Swimmer files case against UAAP, UST over two-year residency rule
MANILA, Philippines — Another student-athlete lodged a formal complaint against the UAAP’s controversial two-year residency rule.
Swimmer Mikee Bartolome, a freshman in University of the Philippines, sought the court’s help on Thursday to allow her to compete for the Maroons in the UAAP season 76 swimming tournament this September.
The 17-year-old Bartolome, represented by her father Vic, first sought the issuance of a temporary restraining order (TRO) against the enforcement of the two-year residency rule, a permanent injunction against the regulation, and another against University of Sto. Tomas, Bartolome’s former school, for refusing to release her.
“We still love UST. They didn’t do anything wrong to us. We owe them. But I hope they don’t impede the passion and dream of the child, not to take away her freedom of choice. I’m not asking for money, just for my daughter to compete,” Vic Bartolome told reporters Friday.
The Bartolomes appeared in a press conference on Friday at Adarna Restaurant in Quezon City, along with Senator Pia Cayetano, a staunch critic of the residency rule who in April even launched a Senate inquiry into the regulation.
From a mandatory two-year residency for transferees from a UAAP school to another, the league softened its stance by adding a release clause, which left the school with the ultimate prerogative to let the players go or not.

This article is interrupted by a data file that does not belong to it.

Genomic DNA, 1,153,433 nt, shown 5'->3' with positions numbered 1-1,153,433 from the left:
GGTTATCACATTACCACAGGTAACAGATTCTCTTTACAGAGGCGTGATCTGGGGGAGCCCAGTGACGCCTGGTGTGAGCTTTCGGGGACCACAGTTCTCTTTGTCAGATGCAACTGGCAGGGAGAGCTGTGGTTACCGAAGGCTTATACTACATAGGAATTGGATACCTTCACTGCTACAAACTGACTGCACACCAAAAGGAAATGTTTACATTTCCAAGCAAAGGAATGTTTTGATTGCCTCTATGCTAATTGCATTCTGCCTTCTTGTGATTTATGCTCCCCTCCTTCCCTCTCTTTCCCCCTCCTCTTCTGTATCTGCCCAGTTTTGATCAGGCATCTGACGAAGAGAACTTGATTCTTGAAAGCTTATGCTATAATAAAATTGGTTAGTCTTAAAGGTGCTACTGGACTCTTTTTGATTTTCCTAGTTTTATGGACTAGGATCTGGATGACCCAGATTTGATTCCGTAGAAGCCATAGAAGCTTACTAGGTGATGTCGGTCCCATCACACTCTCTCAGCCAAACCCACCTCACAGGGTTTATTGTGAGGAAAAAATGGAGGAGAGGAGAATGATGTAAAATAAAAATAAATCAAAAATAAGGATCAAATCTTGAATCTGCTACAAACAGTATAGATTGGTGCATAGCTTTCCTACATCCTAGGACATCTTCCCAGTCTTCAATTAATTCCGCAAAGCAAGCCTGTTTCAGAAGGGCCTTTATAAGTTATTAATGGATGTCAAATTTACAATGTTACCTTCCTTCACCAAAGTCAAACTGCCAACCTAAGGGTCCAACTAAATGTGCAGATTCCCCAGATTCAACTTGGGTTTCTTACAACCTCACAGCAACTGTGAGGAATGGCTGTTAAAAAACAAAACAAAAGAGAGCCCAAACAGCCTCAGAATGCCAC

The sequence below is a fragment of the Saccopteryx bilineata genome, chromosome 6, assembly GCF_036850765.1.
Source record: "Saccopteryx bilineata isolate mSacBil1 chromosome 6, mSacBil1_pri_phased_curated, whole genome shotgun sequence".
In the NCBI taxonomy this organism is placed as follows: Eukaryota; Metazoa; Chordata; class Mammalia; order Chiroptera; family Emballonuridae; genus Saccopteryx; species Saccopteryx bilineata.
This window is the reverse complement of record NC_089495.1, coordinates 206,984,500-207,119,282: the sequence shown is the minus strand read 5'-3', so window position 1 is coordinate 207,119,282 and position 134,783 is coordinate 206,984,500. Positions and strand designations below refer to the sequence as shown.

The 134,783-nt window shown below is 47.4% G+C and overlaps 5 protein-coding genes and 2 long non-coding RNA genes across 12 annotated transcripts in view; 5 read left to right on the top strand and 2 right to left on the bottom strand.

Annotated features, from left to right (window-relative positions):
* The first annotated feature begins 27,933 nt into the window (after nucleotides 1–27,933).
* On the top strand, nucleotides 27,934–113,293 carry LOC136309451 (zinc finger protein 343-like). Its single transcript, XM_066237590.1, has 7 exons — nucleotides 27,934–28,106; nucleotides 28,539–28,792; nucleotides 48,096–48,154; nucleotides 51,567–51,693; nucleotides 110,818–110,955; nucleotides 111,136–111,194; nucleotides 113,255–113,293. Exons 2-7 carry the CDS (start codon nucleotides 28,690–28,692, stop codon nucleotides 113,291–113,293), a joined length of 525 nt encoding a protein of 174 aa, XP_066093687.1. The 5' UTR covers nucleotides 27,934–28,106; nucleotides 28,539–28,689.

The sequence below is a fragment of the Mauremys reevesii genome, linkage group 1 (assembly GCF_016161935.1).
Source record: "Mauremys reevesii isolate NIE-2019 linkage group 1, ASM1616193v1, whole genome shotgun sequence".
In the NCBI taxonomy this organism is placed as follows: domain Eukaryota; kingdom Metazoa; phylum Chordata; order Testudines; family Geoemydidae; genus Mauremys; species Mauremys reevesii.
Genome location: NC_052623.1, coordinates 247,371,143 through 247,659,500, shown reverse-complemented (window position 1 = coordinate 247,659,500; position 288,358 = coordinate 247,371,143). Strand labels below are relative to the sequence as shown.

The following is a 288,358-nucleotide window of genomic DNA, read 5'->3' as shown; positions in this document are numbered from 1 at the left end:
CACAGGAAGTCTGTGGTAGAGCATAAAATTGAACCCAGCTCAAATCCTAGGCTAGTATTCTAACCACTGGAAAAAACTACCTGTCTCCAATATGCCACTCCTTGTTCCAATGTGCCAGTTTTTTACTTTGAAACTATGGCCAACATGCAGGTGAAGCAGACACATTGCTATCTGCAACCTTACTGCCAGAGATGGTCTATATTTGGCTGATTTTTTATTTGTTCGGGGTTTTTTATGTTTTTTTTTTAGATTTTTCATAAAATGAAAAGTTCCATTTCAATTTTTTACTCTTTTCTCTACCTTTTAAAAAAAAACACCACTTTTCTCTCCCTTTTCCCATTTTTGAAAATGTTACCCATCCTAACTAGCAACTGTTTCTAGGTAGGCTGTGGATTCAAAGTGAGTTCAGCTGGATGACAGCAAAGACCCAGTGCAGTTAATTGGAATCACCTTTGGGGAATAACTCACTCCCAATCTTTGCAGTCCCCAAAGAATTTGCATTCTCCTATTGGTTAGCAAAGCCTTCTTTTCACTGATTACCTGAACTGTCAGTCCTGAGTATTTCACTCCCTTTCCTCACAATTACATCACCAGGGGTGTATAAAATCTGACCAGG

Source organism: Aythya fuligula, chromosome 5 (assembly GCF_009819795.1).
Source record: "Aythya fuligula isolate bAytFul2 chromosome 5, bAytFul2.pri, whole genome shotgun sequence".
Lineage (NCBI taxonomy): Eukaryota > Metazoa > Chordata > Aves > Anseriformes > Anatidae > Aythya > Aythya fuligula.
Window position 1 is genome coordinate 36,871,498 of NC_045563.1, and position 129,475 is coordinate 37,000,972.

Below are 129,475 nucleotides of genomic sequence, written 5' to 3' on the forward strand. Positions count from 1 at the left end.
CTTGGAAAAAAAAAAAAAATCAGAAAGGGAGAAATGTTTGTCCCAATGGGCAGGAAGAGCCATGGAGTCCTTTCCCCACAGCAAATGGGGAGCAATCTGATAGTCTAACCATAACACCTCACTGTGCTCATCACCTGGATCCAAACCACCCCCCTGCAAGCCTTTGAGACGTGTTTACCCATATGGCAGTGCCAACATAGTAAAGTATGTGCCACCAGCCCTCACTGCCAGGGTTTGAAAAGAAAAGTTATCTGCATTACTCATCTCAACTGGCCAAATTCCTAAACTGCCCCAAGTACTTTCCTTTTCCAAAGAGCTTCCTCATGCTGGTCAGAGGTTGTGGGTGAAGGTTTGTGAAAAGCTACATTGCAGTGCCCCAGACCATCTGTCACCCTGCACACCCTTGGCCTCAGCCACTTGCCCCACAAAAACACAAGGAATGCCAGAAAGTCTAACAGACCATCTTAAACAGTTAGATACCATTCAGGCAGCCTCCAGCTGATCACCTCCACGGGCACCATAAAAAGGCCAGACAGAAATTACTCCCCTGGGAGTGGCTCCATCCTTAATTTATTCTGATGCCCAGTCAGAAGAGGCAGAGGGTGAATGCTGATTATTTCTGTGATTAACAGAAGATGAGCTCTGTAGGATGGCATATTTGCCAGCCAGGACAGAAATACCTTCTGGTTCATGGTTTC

Bartolome, who bagged countless of medals wearing UST’s colors in the juniors swimming competitions, “after exhausting all efforts” failed to get a release from UST, which would’ve allowed her to play this year.
In the complaint filed before the Quezon City regional trial court Branch 226, the plaintiff stressed her reasons to enrol in another school in college.
The Bartolomes reside inside the campus of the university located in Diliman, Quezon City, and Vic, a former PBA referee, is a member of the UP basketball team while Bartolome’s older sister is part of the UP swimming team.
The complaint also said that since Bartolome was still serving her residency, she could not be granted scholarship by the university.
“UP is my dream school. If they offered, I’d grab the opportunity,” said Bartolome, who said she has been training in case the TRO would be granted.
The Bartolomes are hoping that the court makes its decision before the final deliberations for the UAAP swimming roster on September 4. The competition is from September 19-22.
Cayetano, who assisted the Bartolomes in the case, said that there was a good chance they would get a decision from the court by next week. The hearing is scheduled for Monday at 2 p.m.
The senator, though, stressed that she did not have a role in the filing of the case and was only there to support the Bartolomes who came to her for help.
“If 99 percent of the athletes will be released, I will fight for the 1 percent of students who will not be released,” said Cayetano. “What did Mikee do wrong? She has so much talent but she cannot play and carry the color of the school that she goes to.”
Like what she had said in April, Cayetano reiterated that the rule was against the “human right to academic freedom, to choose the school they want to go to.”
Earlier this August, UPIS’ Jozhua General sought a TRO against his disqualification from the UAAP juniors’ basketball division ruled by the UAAP.
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